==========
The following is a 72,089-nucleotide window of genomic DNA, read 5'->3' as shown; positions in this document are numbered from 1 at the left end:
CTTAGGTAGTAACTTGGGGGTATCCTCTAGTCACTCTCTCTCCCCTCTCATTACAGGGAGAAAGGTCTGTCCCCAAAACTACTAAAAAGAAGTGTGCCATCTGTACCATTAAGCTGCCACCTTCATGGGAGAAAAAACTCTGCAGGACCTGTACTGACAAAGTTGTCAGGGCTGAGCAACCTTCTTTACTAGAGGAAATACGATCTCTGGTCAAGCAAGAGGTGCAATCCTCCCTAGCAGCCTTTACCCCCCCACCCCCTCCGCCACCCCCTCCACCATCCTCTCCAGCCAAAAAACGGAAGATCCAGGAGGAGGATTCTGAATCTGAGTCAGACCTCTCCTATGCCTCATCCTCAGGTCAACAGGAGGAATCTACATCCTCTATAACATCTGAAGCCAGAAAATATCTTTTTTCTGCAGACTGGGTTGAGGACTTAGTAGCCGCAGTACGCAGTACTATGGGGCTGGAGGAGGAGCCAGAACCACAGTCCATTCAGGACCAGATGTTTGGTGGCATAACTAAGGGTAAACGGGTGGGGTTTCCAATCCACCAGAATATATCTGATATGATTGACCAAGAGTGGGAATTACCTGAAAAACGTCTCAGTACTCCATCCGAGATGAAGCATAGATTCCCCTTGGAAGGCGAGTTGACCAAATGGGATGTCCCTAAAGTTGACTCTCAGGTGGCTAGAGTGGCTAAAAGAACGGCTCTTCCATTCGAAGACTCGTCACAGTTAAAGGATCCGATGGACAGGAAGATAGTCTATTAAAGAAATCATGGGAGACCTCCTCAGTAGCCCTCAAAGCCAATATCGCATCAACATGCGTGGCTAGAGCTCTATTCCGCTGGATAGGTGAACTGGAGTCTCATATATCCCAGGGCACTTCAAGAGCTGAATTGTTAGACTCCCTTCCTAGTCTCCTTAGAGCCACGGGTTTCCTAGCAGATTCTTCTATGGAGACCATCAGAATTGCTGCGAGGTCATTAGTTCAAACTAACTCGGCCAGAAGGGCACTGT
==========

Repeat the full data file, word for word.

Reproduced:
The following is a 72,089-nucleotide window of genomic DNA, read 5'->3' as shown; positions in this document are numbered from 1 at the left end:
CTTAGGTAGTAACTTGGGGGTATCCTCTAGTCACTCTCTCTCCCCTCTCATTACAGGGAGAAAGGTCTGTCCCCAAAACTACTAAAAAGAAGTGTGCCATCTGTACCATTAAGCTGCCACCTTCATGGGAGAAAAAACTCTGCAGGACCTGTACTGACAAAGTTGTCAGGGCTGAGCAACCTTCTTTACTAGAGGAAATACGATCTCTGGTCAAGCAAGAGGTGCAATCCTCCCTAGCAGCCTTTACCCCCCCACCCCCTCCGCCACCCCCTCCACCATCCTCTCCAGCCAAAAAACGGAAGATCCAGGAGGAGGATTCTGAATCTGAGTCAGACCTCTCCTATGCCTCATCCTCAGGTCAACAGGAGGAATCTACATCCTCTATAACATCTGAAGCCAGAAAATATCTTTTTTCTGCAGACTGGGTTGAGGACTTAGTAGCCGCAGTACGCAGTACTATGGGGCTGGAGGAGGAGCCAGAACCACAGTCCATTCAGGACCAGATGTTTGGTGGCATAACTAAGGGTAAACGGGTGGGGTTTCCAATCCACCAGAATATATCTGATATGATTGACCAAGAGTGGGAATTACCTGAAAAACGTCTCAGTACTCCATCCGAGATGAAGCATAGATTCCCCTTGGAAGGCGAGTTGACCAAATGGGATGTCCCTAAAGTTGACTCTCAGGTGGCTAGAGTGGCTAAAAGAACGGCTCTTCCATTCGAAGACTCGTCACAGTTAAAGGATCCGATGGACAGGAAGATAGTCTATTAAAGAAATCATGGGAGACCTCCTCAGTAGCCCTCAAAGCCAATATCGCATCAACATGCGTGGCTAGAGCTCTATTCCGCTGGATAGGTGAACTGGAGTCTCATATATCCCAGGGCACTTCAAGAGCTGAATTGTTAGACTCCCTTCCTAGTCTCCTTAGAGCCACGGGTTTCCTAGCAGATTCTTCTATGGAGACCATCAGAATTGCTGCGAGGTCATTAGTTCAAACTAACTCGGCCAGAAGGGCACTGT